See Criticism of Walmart, such as U. S. labor relations, overseas labor relations, understaffed stores, no AEDs in stores. In 1945, businessman and former J. C. Penney employee Sam Walton bought a branch of the Ben Franklin stores from the Butler Brothers, his primary focus was selling products at low prices to get higher-volume sales at a lower profit margin, portraying it as a crusade for the consumer. He experienced setbacks because the lease price and branch purchase were unusually high, but he was able to find lower-cost suppliers than those used by other stores and was able to undercut his competitors on pricing. Sales increased 45 percent in his first year of ownership to US$105,000 in revenue, which increased to $140,000 the next year and $175,000 the year after that. Within the fifth year, the store was generating $250,000 in revenue; the lease expired for the location and Walton was unable to reach an agreement for renewal, so he opened up a new store at 105 N. Main Street in Bentonville, naming it "Walton's Five and Dime".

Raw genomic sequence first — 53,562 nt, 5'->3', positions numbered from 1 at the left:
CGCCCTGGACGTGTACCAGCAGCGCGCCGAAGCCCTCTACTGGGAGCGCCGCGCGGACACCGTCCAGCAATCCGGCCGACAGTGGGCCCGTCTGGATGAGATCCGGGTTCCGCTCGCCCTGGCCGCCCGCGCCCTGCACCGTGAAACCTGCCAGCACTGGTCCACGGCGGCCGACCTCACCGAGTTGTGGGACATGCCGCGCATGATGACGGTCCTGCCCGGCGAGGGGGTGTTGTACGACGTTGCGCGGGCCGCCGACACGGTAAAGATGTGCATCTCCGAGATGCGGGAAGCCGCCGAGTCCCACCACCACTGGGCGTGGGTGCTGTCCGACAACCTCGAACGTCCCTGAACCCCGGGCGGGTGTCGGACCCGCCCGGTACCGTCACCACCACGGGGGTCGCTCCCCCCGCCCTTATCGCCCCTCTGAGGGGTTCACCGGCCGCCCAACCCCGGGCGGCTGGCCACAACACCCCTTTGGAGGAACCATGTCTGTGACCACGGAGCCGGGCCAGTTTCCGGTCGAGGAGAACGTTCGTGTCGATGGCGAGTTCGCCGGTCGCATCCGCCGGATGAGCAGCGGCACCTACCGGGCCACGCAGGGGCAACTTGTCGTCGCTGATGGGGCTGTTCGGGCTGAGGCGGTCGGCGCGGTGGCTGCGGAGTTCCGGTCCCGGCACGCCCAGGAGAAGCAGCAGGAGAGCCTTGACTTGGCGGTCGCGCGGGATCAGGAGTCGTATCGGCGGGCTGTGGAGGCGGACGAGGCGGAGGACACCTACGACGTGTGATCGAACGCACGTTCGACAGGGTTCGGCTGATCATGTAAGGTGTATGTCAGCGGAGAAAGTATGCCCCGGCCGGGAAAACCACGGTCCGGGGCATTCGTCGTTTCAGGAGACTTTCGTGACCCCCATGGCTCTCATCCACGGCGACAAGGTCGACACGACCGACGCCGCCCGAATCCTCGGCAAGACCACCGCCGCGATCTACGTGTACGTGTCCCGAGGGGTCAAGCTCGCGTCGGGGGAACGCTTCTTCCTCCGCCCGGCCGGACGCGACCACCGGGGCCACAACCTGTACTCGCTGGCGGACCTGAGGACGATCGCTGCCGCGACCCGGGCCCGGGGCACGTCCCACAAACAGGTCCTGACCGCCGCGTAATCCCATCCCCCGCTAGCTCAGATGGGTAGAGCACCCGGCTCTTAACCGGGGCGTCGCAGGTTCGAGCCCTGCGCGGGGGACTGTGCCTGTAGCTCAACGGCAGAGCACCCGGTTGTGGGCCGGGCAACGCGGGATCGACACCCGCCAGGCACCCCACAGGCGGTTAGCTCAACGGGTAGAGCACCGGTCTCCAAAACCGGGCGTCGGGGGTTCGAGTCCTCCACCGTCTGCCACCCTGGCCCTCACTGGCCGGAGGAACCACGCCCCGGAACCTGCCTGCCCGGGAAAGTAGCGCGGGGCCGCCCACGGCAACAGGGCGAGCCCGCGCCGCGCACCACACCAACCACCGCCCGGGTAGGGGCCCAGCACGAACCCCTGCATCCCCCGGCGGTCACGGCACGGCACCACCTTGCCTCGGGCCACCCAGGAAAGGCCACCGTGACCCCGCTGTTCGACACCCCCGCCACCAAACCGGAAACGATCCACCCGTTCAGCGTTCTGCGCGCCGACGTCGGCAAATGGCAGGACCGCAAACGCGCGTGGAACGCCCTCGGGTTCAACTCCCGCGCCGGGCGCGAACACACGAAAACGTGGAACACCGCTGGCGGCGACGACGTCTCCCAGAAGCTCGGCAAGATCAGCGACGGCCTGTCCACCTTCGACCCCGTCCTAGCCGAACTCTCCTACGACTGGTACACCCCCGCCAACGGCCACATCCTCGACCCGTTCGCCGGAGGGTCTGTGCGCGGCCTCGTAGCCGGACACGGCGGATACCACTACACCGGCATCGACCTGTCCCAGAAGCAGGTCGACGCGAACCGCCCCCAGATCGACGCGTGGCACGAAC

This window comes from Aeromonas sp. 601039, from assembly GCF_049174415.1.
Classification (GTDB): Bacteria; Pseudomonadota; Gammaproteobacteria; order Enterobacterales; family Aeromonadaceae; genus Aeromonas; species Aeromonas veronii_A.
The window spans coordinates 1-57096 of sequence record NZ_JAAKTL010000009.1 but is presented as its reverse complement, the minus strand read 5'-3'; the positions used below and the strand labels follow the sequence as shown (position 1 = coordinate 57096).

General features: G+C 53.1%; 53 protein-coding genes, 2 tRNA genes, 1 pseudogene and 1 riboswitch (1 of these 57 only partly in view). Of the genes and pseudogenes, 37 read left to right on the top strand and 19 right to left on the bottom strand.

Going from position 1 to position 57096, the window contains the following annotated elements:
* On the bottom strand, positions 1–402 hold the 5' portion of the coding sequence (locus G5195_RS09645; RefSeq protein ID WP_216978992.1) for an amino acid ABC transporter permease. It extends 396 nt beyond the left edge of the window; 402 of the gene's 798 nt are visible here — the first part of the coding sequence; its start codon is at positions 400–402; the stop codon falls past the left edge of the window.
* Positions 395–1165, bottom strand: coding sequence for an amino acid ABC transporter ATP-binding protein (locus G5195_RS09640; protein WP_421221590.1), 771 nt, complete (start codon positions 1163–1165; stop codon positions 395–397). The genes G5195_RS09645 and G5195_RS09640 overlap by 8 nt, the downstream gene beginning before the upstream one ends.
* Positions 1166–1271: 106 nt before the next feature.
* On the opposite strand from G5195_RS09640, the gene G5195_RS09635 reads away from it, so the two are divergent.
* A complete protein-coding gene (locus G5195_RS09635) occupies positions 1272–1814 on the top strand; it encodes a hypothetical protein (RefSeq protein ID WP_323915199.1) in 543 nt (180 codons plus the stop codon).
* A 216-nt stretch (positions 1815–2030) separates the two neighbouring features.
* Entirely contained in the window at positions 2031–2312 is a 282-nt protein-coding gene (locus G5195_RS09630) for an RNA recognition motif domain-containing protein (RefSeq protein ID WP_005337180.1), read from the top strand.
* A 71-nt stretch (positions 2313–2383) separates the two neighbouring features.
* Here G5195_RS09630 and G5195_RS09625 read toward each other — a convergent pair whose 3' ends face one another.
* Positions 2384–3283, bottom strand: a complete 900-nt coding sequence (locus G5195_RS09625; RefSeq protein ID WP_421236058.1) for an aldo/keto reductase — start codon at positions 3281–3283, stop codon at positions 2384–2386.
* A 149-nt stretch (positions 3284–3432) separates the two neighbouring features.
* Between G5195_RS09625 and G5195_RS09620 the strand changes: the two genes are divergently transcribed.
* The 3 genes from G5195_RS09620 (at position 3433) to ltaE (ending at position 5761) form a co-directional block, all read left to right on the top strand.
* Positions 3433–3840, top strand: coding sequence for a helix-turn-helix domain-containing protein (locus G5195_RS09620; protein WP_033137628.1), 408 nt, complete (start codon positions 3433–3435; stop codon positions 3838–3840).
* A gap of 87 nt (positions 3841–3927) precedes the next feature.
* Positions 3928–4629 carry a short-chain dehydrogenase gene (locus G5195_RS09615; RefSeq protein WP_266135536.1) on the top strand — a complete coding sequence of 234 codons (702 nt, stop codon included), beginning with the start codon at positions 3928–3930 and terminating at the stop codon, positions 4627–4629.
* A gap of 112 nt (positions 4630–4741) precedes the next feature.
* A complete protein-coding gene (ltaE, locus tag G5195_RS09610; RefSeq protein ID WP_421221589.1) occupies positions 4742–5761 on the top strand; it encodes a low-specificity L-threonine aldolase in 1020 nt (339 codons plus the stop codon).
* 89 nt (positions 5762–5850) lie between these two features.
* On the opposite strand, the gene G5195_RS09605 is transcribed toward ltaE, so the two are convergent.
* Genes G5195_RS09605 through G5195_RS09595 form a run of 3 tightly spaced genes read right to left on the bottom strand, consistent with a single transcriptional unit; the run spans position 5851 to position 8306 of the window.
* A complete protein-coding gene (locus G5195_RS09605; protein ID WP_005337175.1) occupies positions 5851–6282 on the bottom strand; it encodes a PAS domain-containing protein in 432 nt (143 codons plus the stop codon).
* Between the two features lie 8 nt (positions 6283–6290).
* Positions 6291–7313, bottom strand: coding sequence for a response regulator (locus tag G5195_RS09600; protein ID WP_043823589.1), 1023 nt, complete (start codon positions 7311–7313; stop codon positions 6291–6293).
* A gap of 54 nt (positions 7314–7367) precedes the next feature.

That store is now the Walmart Museum. On July 2, 1962, Walton opened the first Walmart Discount City store at 719 W. Walnut Street in Rogers, Arkansas; the building is now occupied by a hardware store and an antiques mall, while the company's "Store #1" has since expanded to a Supercenter several blocks west at 2110 W. Walnut Street. Within its first five years, the company expanded to 24 stores in Arkansas and reached US$12.6 million in sales. In 1968, it opened its first stores outside Arkansas in Sikeston and Claremore, Oklahoma; the company was incorporated as Wal-Mart, Inc. on October 31, 1969, changed its name to Wal-Mart Stores, Inc. in 1970. The same year, the company opened a home office and first distribution center in Bentonville, Arkansas, it had 38 stores operating with 1,500 sales of $44.2 million. It began trading stock as a publicly held company on October 1, 1970, was soon listed on the New York Stock Exchange; the first stock split occurred in May 1971 at a price of $47 per share.